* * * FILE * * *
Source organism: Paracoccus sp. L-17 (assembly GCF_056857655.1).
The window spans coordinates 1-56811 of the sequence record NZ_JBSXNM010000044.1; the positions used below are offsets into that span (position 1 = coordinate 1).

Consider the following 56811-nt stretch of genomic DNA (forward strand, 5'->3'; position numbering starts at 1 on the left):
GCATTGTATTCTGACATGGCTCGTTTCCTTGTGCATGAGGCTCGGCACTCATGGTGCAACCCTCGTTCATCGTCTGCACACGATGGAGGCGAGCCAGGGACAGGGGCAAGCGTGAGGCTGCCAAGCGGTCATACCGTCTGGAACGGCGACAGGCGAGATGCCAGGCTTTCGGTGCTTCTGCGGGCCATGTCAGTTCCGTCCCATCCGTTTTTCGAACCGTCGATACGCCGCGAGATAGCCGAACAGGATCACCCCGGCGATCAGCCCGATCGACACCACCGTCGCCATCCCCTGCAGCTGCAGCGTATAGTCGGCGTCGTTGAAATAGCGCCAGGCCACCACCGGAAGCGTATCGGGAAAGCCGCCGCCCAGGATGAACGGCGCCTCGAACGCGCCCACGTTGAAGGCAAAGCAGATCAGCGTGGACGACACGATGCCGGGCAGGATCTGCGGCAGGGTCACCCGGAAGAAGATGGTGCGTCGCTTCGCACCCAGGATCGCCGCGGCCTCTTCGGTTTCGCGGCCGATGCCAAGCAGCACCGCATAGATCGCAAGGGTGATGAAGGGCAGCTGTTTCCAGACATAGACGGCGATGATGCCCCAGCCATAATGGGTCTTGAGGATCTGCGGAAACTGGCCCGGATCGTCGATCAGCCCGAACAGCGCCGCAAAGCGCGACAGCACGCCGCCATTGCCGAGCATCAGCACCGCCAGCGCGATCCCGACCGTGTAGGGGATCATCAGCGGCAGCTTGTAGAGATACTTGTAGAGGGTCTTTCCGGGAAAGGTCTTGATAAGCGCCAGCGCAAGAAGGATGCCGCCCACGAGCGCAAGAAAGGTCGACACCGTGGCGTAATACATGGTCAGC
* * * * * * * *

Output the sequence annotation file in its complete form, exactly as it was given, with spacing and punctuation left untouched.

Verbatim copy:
Source organism: Paracoccus sp. L-17 (assembly GCF_056857655.1).
The window spans coordinates 1-56811 of the sequence record NZ_JBSXNM010000044.1; the positions used below are offsets into that span (position 1 = coordinate 1).

Consider the following 56811-nt stretch of genomic DNA (forward strand, 5'->3'; position numbering starts at 1 on the left):
GCATTGTATTCTGACATGGCTCGTTTCCTTGTGCATGAGGCTCGGCACTCATGGTGCAACCCTCGTTCATCGTCTGCACACGATGGAGGCGAGCCAGGGACAGGGGCAAGCGTGAGGCTGCCAAGCGGTCATACCGTCTGGAACGGCGACAGGCGAGATGCCAGGCTTTCGGTGCTTCTGCGGGCCATGTCAGTTCCGTCCCATCCGTTTTTCGAACCGTCGATACGCCGCGAGATAGCCGAACAGGATCACCCCGGCGATCAGCCCGATCGACACCACCGTCGCCATCCCCTGCAGCTGCAGCGTATAGTCGGCGTCGTTGAAATAGCGCCAGGCCACCACCGGAAGCGTATCGGGAAAGCCGCCGCCCAGGATGAACGGCGCCTCGAACGCGCCCACGTTGAAGGCAAAGCAGATCAGCGTGGACGACACGATGCCGGGCAGGATCTGCGGCAGGGTCACCCGGAAGAAGATGGTGCGTCGCTTCGCACCCAGGATCGCCGCGGCCTCTTCGGTTTCGCGGCCGATGCCAAGCAGCACCGCATAGATCGCAAGGGTGATGAAGGGCAGCTGTTTCCAGACATAGACGGCGATGATGCCCCAGCCATAATGGGTCTTGAGGATCTGCGGAAACTGGCCCGGATCGTCGATCAGCCCGAACAGCGCCGCAAAGCGCGACAGCACGCCGCCATTGCCGAGCATCAGCACCGCCAGCGCGATCCCGACCGTGTAGGGGATCATCAGCGGCAGCTTGTAGAGATACTTGTAGAGGGTCTTTCCGGGAAAGGTCTTGATAAGCGCCAGCGCAAGAAGGATGCCGCCCACGAGCGCAAGAAAGGTCGACACCGTGGCGTAATACATGGTCAGC